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Constipation – No Trivial Matter
Constipation in older people is under-recognised in terms of the impact it has on physical health and quality of life, and is often not managed effectively. The International Longevity Centre (ILC-UK) in its recent publication The burden of constipation in our ageing society, reported an estimated cost to the NHS of £42 million. But the true cost of failing to effectively manage constipation in older people, in terms of both economic and societal burden to health services, as well in individual suffering and reduction in quality of life, may be much higher.
80 percent of care home residents experience constipation
Some 80 percent of care home residents aged over 65 are reported to experience chronic constipation. It can exacerbate symptoms in patients with conditions such as dementia and if left untreated, can have serious medical consequences, such as faecal impaction. Indeed annually more than 61,000 hospital admissions are recorded in England as a result of constipation.
Constipation can impact on health and quality of life
The contribution of nutritional and lifestyle factors, and the impact of constipation on health and quality of life was highlighted in a case study presented in the ILC report. This describes a series of changes experienced by a previously well 84 year old woman after her husband passed away. She became less active, stopped cooking for herself and lost weight. The lady was admitted to a nursing home with depression and constipation. Although treated with anti-depressants and referred for assessment of weight loss, her constipation was not treated effectively, and she went on to suffer faecal incontinence, requiring intensive nursing care.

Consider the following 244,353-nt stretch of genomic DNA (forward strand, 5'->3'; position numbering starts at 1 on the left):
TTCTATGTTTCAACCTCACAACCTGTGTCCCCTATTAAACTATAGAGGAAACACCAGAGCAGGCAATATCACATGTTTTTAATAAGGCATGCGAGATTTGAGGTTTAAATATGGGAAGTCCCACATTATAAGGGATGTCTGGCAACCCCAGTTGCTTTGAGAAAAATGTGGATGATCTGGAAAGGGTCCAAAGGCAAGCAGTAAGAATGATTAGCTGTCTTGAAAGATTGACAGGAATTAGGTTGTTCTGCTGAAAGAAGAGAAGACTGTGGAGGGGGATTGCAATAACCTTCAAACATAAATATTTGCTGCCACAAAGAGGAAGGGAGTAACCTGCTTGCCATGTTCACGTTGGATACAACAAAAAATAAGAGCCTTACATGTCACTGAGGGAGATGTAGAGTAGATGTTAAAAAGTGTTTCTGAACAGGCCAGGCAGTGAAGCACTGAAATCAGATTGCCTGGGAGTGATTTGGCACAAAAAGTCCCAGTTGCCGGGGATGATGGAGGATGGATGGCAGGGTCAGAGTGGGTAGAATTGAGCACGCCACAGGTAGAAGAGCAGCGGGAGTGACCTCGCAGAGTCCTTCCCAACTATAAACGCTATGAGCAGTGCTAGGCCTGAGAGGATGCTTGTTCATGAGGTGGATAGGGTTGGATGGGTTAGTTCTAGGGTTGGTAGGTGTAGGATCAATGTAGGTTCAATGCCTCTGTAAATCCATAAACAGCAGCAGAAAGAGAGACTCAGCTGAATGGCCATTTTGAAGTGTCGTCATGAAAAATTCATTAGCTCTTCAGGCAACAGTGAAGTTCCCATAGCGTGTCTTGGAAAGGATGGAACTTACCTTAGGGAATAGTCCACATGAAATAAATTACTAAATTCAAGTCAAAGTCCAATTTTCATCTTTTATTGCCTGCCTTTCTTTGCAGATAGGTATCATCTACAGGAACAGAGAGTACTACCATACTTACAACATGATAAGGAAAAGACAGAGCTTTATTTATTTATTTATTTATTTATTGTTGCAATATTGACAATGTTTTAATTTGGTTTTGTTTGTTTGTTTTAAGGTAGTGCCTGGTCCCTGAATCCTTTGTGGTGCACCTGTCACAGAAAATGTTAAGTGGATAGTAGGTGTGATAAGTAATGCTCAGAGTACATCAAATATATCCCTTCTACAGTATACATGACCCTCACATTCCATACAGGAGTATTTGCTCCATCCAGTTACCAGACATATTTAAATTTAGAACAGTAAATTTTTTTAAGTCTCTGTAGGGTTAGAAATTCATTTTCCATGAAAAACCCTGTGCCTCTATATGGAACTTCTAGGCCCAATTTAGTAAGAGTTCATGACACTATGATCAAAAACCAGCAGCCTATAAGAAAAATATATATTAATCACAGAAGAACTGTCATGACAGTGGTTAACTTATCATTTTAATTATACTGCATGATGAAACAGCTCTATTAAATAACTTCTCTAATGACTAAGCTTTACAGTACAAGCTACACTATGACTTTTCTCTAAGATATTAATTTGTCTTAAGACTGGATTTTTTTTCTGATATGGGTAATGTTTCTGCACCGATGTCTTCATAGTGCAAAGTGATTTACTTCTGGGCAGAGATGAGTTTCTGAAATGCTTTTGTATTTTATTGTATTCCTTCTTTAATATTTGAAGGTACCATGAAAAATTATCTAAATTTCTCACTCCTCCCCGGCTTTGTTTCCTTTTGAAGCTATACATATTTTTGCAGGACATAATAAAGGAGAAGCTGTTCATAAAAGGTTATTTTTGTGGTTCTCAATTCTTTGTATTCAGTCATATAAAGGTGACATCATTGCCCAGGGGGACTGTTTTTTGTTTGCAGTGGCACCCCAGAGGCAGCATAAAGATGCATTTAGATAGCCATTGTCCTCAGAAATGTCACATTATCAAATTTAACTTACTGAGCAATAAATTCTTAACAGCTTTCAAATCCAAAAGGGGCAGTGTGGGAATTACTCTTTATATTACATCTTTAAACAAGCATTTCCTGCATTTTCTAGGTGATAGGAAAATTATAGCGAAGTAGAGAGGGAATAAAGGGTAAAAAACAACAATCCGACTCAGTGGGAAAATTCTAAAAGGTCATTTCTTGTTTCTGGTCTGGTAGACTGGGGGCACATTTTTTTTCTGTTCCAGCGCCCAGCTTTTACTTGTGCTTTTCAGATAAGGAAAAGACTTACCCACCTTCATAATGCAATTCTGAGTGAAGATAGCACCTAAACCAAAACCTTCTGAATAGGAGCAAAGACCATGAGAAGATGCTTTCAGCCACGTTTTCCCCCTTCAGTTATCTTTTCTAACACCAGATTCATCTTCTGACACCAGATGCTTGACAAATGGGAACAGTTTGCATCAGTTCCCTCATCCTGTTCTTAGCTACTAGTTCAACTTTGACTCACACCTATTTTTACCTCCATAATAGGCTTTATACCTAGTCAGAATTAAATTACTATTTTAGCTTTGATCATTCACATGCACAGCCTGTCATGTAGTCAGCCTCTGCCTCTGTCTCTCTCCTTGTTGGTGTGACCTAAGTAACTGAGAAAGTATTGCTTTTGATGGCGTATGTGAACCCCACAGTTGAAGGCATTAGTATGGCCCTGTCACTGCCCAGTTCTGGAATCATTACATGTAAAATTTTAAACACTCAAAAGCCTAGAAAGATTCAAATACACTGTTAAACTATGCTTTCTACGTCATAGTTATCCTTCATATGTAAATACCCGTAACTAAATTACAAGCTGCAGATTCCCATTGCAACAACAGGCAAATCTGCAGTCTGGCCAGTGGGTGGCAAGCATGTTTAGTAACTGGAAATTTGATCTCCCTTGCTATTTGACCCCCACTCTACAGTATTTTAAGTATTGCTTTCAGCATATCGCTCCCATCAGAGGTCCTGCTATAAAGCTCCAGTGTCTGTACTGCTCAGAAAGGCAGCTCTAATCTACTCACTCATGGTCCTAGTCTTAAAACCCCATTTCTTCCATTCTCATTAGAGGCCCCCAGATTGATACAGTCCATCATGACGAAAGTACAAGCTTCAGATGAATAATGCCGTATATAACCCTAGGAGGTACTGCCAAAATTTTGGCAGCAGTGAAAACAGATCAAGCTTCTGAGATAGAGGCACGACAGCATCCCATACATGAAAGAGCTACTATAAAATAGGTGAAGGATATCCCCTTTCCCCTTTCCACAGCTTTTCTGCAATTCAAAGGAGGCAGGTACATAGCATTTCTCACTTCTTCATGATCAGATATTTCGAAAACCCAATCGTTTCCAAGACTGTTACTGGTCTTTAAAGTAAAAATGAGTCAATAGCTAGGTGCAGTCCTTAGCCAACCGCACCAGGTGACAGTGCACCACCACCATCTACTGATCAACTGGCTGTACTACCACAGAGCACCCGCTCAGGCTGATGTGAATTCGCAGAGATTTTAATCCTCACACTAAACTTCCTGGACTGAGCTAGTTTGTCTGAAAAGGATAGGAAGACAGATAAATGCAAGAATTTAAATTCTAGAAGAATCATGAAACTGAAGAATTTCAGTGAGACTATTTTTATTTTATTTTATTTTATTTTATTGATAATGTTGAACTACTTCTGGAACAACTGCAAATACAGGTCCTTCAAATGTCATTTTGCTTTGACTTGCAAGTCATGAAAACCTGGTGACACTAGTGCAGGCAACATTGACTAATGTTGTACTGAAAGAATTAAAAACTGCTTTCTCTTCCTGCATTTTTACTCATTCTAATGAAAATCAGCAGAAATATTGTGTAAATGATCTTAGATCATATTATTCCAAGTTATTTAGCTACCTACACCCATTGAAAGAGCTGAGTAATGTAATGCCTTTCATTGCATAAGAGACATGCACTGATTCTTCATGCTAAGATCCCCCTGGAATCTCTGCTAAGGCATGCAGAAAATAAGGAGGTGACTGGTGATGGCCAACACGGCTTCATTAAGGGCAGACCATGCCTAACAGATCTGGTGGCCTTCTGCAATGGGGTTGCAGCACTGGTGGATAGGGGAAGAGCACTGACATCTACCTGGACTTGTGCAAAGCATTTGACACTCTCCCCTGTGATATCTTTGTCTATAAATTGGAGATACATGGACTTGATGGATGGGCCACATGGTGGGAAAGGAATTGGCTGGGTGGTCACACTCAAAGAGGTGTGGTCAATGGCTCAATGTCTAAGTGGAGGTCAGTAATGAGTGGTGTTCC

Nutrition can be an important contributory cause
Nutrition can be an important contributory cause of constipation in the older person. Fluid and fibre intake may be reduced for fear of incontinence. An increased prevalence of swallowing difficulties can result in a requirement for thickened fluids and modified consistency diets, and this can also restrict adequate fibre and fluid intake. Less commonly recognised reasons may be poor dentition, which can impact on dietary intake, including fibre-containing foods and limited care assistance available for dependent individuals, which may hamper appropriate diet and fluid provision.
Health and care professionals should be aware of and monitor service users’ diet, hydration and mobility, so that measures to prevent constipation may be put in place. In general, the diet should be balanced and contain adequate fluid, whole grains, fruits, and vegetables. For low fibre consumers, fibre intake should be increased gradually (to minimise flatulence and bloating) and maintained.
Importantly, the taboo nature of constipation needs to be addressed such that older people start to feel more comfortable about self-reporting suspected constipation, knowing that they will be taken seriously and always treated with respect.
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